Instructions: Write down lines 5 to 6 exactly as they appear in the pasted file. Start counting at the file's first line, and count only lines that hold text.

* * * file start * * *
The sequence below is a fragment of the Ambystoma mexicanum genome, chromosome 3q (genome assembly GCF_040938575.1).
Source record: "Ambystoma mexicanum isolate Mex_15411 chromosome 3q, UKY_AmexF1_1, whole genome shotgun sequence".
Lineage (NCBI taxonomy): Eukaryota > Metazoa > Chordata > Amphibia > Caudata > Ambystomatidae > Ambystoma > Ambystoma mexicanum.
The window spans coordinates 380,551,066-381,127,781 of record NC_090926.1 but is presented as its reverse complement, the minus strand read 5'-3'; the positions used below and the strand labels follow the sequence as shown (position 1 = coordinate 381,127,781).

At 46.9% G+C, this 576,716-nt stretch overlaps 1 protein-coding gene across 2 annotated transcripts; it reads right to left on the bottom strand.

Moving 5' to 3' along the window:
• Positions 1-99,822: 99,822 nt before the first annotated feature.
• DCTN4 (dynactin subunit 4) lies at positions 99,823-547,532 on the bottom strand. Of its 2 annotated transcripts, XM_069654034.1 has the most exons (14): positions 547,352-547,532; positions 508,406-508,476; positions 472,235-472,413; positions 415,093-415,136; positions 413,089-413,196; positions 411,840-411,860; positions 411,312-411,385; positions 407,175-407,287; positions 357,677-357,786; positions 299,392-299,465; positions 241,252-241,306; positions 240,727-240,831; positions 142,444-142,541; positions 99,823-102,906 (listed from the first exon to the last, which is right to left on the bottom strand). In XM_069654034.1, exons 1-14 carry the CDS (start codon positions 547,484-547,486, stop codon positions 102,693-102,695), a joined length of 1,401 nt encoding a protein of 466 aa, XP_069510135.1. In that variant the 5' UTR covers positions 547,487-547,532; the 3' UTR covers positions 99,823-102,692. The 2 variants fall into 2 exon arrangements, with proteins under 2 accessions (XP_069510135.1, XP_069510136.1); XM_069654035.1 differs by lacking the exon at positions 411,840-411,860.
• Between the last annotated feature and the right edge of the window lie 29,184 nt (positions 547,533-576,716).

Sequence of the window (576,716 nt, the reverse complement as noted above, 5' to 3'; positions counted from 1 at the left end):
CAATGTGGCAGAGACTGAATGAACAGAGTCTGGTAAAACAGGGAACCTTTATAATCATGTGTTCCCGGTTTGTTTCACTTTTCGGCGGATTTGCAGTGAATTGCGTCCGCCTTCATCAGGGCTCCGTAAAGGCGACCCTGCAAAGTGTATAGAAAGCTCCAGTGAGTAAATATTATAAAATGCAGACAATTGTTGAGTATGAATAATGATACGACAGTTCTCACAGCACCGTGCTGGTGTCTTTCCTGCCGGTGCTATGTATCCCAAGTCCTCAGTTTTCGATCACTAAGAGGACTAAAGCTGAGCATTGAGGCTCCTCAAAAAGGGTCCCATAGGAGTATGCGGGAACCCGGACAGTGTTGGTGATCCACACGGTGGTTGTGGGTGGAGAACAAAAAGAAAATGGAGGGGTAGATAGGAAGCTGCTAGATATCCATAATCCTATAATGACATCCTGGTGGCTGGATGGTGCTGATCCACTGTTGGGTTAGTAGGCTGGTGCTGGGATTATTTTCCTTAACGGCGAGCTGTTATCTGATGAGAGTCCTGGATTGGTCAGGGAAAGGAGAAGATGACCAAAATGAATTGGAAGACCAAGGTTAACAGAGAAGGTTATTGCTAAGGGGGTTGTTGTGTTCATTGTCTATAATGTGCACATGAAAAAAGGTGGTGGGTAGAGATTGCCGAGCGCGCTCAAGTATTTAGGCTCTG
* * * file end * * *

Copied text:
At 46.9% G+C, this 576,716-nt stretch overlaps 1 protein-coding gene across 2 annotated transcripts; it reads right to left on the bottom strand.

Moving 5' to 3' along the window: